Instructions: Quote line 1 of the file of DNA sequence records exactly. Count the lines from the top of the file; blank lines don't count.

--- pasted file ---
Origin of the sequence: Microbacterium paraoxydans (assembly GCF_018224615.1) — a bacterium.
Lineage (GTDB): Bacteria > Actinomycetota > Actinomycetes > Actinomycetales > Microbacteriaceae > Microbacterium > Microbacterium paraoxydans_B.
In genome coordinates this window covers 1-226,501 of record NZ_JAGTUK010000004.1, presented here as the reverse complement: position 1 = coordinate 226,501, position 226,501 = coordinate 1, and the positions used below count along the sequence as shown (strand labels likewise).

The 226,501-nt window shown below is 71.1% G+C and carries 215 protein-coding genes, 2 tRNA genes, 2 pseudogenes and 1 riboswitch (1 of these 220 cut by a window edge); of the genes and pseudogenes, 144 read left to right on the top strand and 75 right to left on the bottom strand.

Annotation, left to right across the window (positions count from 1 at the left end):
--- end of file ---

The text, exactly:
Origin of the sequence: Microbacterium paraoxydans (assembly GCF_018224615.1) — a bacterium.